In addition to these consolidations, the pharmaceutical cold chain sector continues to draw private equity capital. There were 2 notable deals announced this year. In June, NewSpring Healthcare, along with existing investors, spent $43 million in AeroSafe Global, a container as well as logistics service provider. In March, Lazard Asset Management acquired a minority share in SkyCell AG, although the exact amount was not disclosed. In mid-2022, Envirotainer made a significant announcement: the sale of their company from one group of investors to another. The buyers, EQT and Mubadala, acquired Envirotainer for an estimated $3 billion, making it the largest deal of its kind.

In summary, according to a July report by Visiongain, a UK market research company, the current value of the healthcare cold chain logistics market is expected to be $17.8 billion this year. It is expected to grow at a CAGR of 9.0% until 2033.

A visibility buzz

One of the most talked-about aspects of the pharmaceutical cold chain today is visibility. This refers to the capability of tracking a shipment, including its environmental conditions, from its starting point to its final destination, either in real-time or close to real-time. In the past, it was common to include a datalogger that could precisely measure the internal temperature of the shipment. The datalogger will be accessed at the destination to ensure that the delivery is safe and compliant. With advancements in telemetry, such as various Wi-Fi and wireless networks, and the integration of new capabilities in artificial intelligence and machine learning into software, a higher level of supply chain management and optimisation is emerging.

Real-time tracking has been in existence for quite some time, with different vendors utilising cellular communications for this feature. With the increasing availability of communication devices capable of automatically collecting signals, the process of data gathering has become more affordable and less labour-intensive. Utilising a cloud data-services supplier is essential. One notable example of this is Amazon Sidewalk, which utilises the Amazon Web Services cloud. Amazon Sidewalk is actively expanding its network of consumer-focused data collectors and communicators, including devices like the Ring doorbell. Amazon Sidewalk utilises Bluetooth Low-Energy technology, which has a limited range. However, when multiple devices happen to be placed in close proximity, it can extend network coverage across a large area.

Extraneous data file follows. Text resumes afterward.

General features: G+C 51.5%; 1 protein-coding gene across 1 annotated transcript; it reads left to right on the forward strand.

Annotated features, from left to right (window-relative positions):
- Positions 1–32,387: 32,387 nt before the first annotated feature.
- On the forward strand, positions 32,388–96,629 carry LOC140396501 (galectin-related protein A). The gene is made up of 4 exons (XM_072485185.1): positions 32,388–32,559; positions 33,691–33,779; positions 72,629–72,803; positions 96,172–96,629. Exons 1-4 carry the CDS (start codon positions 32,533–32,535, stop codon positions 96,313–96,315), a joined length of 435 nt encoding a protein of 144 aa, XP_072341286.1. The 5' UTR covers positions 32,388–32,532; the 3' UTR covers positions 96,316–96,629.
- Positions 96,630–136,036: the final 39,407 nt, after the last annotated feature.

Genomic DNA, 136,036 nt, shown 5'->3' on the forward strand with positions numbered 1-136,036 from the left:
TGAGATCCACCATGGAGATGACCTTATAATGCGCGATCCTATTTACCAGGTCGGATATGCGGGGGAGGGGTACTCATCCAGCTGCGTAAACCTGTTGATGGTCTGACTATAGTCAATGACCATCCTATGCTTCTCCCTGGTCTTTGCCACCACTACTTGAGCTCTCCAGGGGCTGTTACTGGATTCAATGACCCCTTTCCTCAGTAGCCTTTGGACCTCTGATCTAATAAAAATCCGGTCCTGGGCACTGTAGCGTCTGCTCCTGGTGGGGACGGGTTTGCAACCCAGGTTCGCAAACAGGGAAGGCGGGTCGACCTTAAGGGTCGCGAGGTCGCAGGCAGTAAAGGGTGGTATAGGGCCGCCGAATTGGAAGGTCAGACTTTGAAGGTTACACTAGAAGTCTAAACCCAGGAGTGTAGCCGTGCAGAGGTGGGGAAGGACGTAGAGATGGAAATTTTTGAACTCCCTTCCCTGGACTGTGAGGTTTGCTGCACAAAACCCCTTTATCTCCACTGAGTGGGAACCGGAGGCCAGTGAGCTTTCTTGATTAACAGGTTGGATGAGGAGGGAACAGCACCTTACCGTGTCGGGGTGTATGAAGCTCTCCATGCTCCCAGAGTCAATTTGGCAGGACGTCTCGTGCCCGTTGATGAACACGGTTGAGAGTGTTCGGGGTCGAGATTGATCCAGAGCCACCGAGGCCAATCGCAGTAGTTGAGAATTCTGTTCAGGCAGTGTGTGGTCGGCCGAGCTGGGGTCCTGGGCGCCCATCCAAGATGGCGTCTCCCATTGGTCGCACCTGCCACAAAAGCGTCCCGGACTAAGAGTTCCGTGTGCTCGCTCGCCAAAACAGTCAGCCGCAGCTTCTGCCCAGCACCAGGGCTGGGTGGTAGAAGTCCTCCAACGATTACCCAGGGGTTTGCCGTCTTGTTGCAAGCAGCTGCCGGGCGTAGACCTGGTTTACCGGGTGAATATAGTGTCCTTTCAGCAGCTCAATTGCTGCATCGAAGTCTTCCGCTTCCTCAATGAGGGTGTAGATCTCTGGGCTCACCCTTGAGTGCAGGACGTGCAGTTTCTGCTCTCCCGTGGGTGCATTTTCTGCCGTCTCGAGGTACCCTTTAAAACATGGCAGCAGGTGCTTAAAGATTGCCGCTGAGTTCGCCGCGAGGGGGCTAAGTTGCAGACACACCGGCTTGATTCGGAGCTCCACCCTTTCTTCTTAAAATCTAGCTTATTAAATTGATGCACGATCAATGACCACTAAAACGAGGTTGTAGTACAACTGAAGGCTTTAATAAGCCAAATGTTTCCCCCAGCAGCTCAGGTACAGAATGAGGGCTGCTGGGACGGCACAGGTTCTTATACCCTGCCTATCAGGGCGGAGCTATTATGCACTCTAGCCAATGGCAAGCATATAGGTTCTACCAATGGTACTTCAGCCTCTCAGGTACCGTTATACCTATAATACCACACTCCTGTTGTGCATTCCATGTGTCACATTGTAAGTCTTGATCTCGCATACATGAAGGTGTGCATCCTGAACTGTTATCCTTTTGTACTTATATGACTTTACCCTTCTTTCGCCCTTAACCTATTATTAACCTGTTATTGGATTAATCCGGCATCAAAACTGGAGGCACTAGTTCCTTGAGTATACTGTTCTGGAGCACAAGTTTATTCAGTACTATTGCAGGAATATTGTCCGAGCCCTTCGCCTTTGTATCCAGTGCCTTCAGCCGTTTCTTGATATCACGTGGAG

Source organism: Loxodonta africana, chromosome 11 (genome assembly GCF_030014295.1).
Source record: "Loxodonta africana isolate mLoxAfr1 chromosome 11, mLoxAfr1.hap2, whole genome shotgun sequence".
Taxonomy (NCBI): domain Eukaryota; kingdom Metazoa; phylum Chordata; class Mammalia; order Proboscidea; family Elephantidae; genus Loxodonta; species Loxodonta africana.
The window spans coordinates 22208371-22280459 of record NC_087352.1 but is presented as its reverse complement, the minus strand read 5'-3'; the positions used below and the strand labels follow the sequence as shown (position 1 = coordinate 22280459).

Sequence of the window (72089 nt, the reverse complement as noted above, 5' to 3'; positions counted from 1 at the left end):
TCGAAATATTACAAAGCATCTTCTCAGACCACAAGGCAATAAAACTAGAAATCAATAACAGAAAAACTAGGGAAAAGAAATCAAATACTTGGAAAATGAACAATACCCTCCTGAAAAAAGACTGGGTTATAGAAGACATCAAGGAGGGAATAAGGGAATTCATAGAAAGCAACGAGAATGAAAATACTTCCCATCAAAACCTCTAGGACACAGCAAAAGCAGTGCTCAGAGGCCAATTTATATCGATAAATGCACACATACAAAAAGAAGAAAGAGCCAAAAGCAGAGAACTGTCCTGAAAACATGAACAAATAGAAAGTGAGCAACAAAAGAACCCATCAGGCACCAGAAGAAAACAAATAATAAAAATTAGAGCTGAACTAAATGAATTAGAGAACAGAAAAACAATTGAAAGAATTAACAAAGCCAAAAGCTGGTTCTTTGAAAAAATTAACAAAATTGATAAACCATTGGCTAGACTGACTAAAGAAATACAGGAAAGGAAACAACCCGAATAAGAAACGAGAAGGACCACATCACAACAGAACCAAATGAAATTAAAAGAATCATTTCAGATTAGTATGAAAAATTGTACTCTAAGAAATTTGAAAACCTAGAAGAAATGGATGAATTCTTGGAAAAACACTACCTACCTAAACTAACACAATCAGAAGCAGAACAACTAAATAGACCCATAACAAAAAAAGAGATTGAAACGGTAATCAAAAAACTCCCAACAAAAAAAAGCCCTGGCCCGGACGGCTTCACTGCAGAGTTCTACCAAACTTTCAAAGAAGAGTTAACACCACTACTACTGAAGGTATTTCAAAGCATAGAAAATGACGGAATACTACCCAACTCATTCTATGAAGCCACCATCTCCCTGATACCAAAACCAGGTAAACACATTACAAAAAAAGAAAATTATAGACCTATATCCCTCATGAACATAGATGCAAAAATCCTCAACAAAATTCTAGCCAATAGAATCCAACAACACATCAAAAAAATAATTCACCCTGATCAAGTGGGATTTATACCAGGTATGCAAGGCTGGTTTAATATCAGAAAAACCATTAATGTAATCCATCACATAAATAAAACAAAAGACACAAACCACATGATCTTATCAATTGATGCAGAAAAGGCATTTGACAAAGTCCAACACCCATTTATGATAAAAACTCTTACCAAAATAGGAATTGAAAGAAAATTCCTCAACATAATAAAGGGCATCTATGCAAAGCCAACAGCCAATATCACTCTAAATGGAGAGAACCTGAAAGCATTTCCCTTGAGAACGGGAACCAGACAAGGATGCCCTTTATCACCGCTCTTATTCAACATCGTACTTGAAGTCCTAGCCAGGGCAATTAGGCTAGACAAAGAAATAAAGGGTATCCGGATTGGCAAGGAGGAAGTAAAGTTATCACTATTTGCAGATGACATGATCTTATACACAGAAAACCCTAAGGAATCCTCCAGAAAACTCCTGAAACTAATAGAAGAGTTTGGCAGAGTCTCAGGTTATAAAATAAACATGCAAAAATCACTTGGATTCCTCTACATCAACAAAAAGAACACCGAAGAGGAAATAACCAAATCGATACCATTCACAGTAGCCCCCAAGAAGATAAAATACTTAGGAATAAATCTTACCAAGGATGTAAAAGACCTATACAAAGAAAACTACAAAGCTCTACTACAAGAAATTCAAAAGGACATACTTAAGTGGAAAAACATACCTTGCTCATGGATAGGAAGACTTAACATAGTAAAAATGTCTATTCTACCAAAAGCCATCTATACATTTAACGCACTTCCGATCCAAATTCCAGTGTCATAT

OnAsset Intelligence, a company with extensive experience in providing sensors and dataloggers for pharmaceutical logistics, has recently introduced the Sentinel 200 device. This device serves as a datalogger and communicator and is used by various organisations, such as the clinical logistics firm Marken. The exciting news is that the Sentinel 200 device is now in line with Sidewalk.

The pharmaceutical industry is gradually taking over all of this activity.

Jerry Shelton, CEO of Cryoport, comments that AI has become an overnight success after 35 years. Although his company is open to collaborating with sensor and software providers, they are currently focused on developing a condition monitoring service titled SkyTrax.

Shelton highlights wireless communications as a prime example of the challenges in this field. While many industrialised countries have already transitioned to 5G cellular communications, Japan continues to rely on 2G or 3G networks. Their technology allows for seamless automatic switching between different cellular bands. This ensures a continuous and unbroken chain of custody.

A better planet

According to industry observers, the pharmaceutical industry is finally taking significant steps towards implementing sustainable practices after years of just paying lip service to the concept. In practical terms, this typically involves examining the carbon footprint of logistics and being mindful of material usage and waste in packaging and related cold chain equipment.

Although there is public backlash regarding environmental, social, and governance ratings, particularly in the US, pharmaceutical supply chain managers consistently prioritise environmental requirements in their requests for proposals- RFPs and take action based on the reported information.